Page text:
The Republicans' House campaign committee, in an Internet ad and mailings, links the Democratic challenger in a Pennsylvania race, Kathy Boockvar, with a man convicted of killing a police officer in 1981. Boockvar is challenging Rep. Mike Fitzpatrick, R-Pa. Her husband, a lawyer, represented a witness in the case who later recanted her testimony.
Another GOP committee spot, more playful but still personal, slams Rep. Dave Loebsack, D-Iowa, for dozing off at a meeting on Obama's health care overhaul.
Perhaps the most persistently testy down-ballot contest in the country has been in Massachusetts, where Brown and Warren have shown a clear disdain for each other in two televised debates and a slew of ads.
Brown set the tone early: Near the outset of the candidates' first debate, he criticized Warren for claiming Native American heritage. His opponent "checked the box claiming she is Native American, and clearly she is not," he said. Warren, seeming slightly galled, said her parents told her growing up that her mother was of Native American heritage.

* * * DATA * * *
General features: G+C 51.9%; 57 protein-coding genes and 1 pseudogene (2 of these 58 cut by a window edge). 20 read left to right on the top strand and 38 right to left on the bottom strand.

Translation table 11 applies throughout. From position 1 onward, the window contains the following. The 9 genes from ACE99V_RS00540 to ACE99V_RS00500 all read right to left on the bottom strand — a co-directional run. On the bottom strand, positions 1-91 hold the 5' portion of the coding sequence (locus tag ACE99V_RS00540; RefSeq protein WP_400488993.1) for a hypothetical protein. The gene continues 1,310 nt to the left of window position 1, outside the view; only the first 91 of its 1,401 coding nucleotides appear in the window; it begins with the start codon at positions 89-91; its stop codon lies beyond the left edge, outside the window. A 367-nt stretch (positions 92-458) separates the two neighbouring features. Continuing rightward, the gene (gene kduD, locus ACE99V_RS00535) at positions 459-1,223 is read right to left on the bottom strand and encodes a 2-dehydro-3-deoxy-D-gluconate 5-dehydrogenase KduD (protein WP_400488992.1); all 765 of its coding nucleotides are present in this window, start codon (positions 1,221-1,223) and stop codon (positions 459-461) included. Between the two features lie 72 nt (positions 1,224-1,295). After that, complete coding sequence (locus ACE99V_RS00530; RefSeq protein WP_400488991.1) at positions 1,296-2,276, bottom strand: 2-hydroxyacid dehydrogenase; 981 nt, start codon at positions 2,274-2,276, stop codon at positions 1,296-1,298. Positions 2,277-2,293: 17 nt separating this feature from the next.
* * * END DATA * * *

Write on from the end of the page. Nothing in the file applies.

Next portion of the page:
Brown seemed to acknowledge the attack had gotten out of hand when he released a statement condemning staffers who were caught on video doing a "tomahawk chop" and shouting war whoops designed to mock Warren as Brown spoke at a campaign rally.
Warren has mocked Brown for posing nude in Cosmopolitan magazine to pay for law school. More recently, she accused Brown — a married father of two daughters — of being insufficiently committed to women's issues.
"Women need someone they can depend on, not some of the time, but all of the time," she said in one debate.
Brown snapped back, "You should stop scaring women."
Copyright 2012 The Associated Press. All rights reserved. This material may not be published, broadcast, rewritten or redistributed.